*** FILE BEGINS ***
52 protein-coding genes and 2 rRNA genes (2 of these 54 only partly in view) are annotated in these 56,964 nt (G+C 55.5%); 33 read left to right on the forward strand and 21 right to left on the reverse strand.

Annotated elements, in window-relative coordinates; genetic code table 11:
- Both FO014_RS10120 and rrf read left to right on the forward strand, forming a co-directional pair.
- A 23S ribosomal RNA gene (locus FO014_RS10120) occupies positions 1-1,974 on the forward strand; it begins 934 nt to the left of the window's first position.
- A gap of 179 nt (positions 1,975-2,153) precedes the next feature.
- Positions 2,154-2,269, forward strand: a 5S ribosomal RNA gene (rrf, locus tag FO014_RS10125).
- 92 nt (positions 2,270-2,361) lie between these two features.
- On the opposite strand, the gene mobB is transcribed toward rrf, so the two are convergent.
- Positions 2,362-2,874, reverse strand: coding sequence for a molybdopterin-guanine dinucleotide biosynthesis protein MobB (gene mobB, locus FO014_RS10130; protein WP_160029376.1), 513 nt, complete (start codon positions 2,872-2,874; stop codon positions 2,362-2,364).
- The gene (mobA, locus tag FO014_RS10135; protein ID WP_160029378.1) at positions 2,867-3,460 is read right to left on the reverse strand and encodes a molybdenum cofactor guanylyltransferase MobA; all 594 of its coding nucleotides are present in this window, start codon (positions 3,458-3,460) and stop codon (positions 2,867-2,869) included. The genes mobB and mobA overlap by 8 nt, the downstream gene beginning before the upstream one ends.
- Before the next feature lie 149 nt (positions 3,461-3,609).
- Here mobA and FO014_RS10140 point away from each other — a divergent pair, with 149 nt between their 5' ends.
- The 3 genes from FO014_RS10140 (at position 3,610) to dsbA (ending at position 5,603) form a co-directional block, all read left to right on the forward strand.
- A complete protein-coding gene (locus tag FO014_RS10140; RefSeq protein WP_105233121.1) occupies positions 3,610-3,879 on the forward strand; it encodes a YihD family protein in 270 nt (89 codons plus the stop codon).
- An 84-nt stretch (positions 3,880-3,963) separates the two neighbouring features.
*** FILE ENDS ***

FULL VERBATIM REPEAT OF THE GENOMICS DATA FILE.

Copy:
52 protein-coding genes and 2 rRNA genes (2 of these 54 only partly in view) are annotated in these 56,964 nt (G+C 55.5%); 33 read left to right on the forward strand and 21 right to left on the reverse strand.

Annotated elements, in window-relative coordinates; genetic code table 11:
- Both FO014_RS10120 and rrf read left to right on the forward strand, forming a co-directional pair.
- A 23S ribosomal RNA gene (locus FO014_RS10120) occupies positions 1-1,974 on the forward strand; it begins 934 nt to the left of the window's first position.
- A gap of 179 nt (positions 1,975-2,153) precedes the next feature.
- Positions 2,154-2,269, forward strand: a 5S ribosomal RNA gene (rrf, locus tag FO014_RS10125).
- 92 nt (positions 2,270-2,361) lie between these two features.
- On the opposite strand, the gene mobB is transcribed toward rrf, so the two are convergent.
- Positions 2,362-2,874, reverse strand: coding sequence for a molybdopterin-guanine dinucleotide biosynthesis protein MobB (gene mobB, locus FO014_RS10130; protein WP_160029376.1), 513 nt, complete (start codon positions 2,872-2,874; stop codon positions 2,362-2,364).
- The gene (mobA, locus tag FO014_RS10135; protein ID WP_160029378.1) at positions 2,867-3,460 is read right to left on the reverse strand and encodes a molybdenum cofactor guanylyltransferase MobA; all 594 of its coding nucleotides are present in this window, start codon (positions 3,458-3,460) and stop codon (positions 2,867-2,869) included. The genes mobB and mobA overlap by 8 nt, the downstream gene beginning before the upstream one ends.
- Before the next feature lie 149 nt (positions 3,461-3,609).
- Here mobA and FO014_RS10140 point away from each other — a divergent pair, with 149 nt between their 5' ends.
- The 3 genes from FO014_RS10140 (at position 3,610) to dsbA (ending at position 5,603) form a co-directional block, all read left to right on the forward strand.
- A complete protein-coding gene (locus tag FO014_RS10140; RefSeq protein WP_105233121.1) occupies positions 3,610-3,879 on the forward strand; it encodes a YihD family protein in 270 nt (89 codons plus the stop codon).
- An 84-nt stretch (positions 3,880-3,963) separates the two neighbouring features.